Just think about it ...

  • The shorter the treatment, the faster the removal of fluid must be to attain "dry weight".
  • The faster the fluid removal, the more there is a risk of hypotension.
  • The greater the risk of hypotension, the more likely is the need for saline resuscitation.
  • The more saline that is given, the greater the counterproductive re-infusion of salt and water—and isn't this exactly what the dialysis process has been intent on removing?
  • The greater the rate of contraction of the circulating blood volume, the greater the dimension of organ "stun"...and this affects more than just the heart!
  • Residual renal function plummets as repeated acute kidney injury results from renal ischaemia.
  • Cerebral function suffers from repeated hypo-perfusive cerebral injury.

The list is endless, yet somehow, the ignorance goes on. Yet, the cure is so simple that is beggars description that it has been so long ignored. Gentleness...respect for our patients and their physiology, and, above all, time.

Speaker after speaker at the ADC said it. Speaker after speaker pleaded.

Slow it down, America.

References:

  1. Eloot S, Vanholder R, Van Biesen W. Dialysis duration: the longer the better, but why? [corrected]. Nephrol Dial Transplant. 2012 Nov;27(11):3975-8
  2. Agar JWM, MacGregor MS, Blagg CR. Chronic Maintenance Hemodialysis: Making sense of hemodialysis terminology. Hemodialysis Int. 11(2): 252-262, April 2007
  3. Scribner BH, Oreopoulos DG, The Hemodialysis Product (HDP): A Better Index of Dialysis Adequacy than Kt/V, Dialysis & Transplantation, 2002 Jan;31(1):13-15

Comments

  • JW

    Dec 5, 11:49 AM

    I'd suggest not just in the USA.

    My pump speed was reduced to 330, after consultation with my renal cardiologist (yep we had one).

    And yet I read of a lot of other UK patients almost 'boasting' of higher pump speeds they can reach.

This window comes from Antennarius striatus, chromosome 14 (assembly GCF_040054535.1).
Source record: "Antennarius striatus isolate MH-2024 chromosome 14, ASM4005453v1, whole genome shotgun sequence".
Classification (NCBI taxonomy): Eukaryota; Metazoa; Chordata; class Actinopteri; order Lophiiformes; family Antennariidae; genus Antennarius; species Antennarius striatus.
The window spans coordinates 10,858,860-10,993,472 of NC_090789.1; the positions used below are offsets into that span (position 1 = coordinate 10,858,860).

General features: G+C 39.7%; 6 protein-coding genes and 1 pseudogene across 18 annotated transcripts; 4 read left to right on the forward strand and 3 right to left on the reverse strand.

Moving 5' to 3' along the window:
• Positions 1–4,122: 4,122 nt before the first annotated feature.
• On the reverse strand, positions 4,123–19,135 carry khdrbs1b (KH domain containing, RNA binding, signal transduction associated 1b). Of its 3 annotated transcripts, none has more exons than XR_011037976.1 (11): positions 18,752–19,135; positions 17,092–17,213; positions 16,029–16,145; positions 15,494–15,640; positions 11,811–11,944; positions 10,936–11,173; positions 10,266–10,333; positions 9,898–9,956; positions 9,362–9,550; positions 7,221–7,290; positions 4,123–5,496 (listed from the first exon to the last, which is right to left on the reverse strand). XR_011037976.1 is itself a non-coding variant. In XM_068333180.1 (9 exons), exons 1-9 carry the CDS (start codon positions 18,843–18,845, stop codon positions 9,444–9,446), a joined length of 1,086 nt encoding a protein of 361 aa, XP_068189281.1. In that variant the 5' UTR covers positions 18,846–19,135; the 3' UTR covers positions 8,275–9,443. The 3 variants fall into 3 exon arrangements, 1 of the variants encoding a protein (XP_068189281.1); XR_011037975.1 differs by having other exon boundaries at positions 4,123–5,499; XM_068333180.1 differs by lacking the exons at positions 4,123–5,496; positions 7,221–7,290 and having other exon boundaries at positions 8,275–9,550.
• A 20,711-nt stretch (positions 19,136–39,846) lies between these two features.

I also read a LOT about failed fistulas, wether first surgery isn't as good, or immediate aftercare isn't given. There are too many factors to make a decision there.

    Certainly for home heamo over here nocturnal and short daily are encouraged where possible. (Although I note your not a fan of short daily:))

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    • John Agar

      Dec 5, 10:31 PM

      Yes, you are right ... I DO like slower, lower, longer and more frequent. And I am heartened to hear that home nocturnal is being encouraged in the UK, and yes, I DO prefer it to short daily

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  • jerry howell

    Feb 26, 2:45 AM

    Thank you Dr.Agar, and all that answered. I am back at clinic as I lost my helper. I use a Fresenius 20008T machine there. They were running me at 450 for 4 hours. I have changed it to 350 for 4 and 1/2 hours. The machine runs green the whole time. I tried 300 but will not work at that time length.
    They told me I need to try nocturnal dialysis. However, they do not have it in the area. I would stay on for 5 or 6 hours to attain 300 blood flow rate. I guess I will have to be happy with what I have. I also realize that they have a bottom line to contend with and the machines there at clinic are different than the home units and are designed to operate at high blood flow rates for the bottom line.
    Thank you for all help and suggestions;
    God bless;
    Jerry

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    • chris walton

      Dec 6, 2:02 AM

      I too was running for some years at 450/460 on a Fresenius 5008S with a dialysate flow factor of 1.2 (540/552)
      Now I run pump speed of 350 with diaysate flow factor of 2.0 (700)
      I am hoping some of the associated problems I have will improve with these settings. Always done 4 hours 3 times a week.

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  • jerry howell

    Feb 3, 9:44 PM

    Great site; Just stumbled on to it as I was searching web for answers to my dialysis venture; Have a strong fistula and have been informed that I may have a problem with it. It has a strong thrill and has worked well for me. I self cannulate with sharps as blunts did not go in well. My dialysis machine at clinic just started running yellow for whole treatment. I had it checked and everything was put in correct. I run on profile one. My blood flow rate is set at 450 I had it dropped from 500 and feel better . I think if I stay on longer than 4 hours and drop flow fro 450 to 350 or 400 I may run green again. I do not want to mess with my site as I think it is still good.??What do you think.?? I have done this at home but my wife did not like to help with it as a needle came out and soaked her with blood. Plus machine broke and we couldn't get a part for it right away.I am 75 years of age and will probably not get a transplant as I think younger people should get them first as they are more productive. I have time to set in my chair and read. Thank you for your help and God bless all those that help us and each other;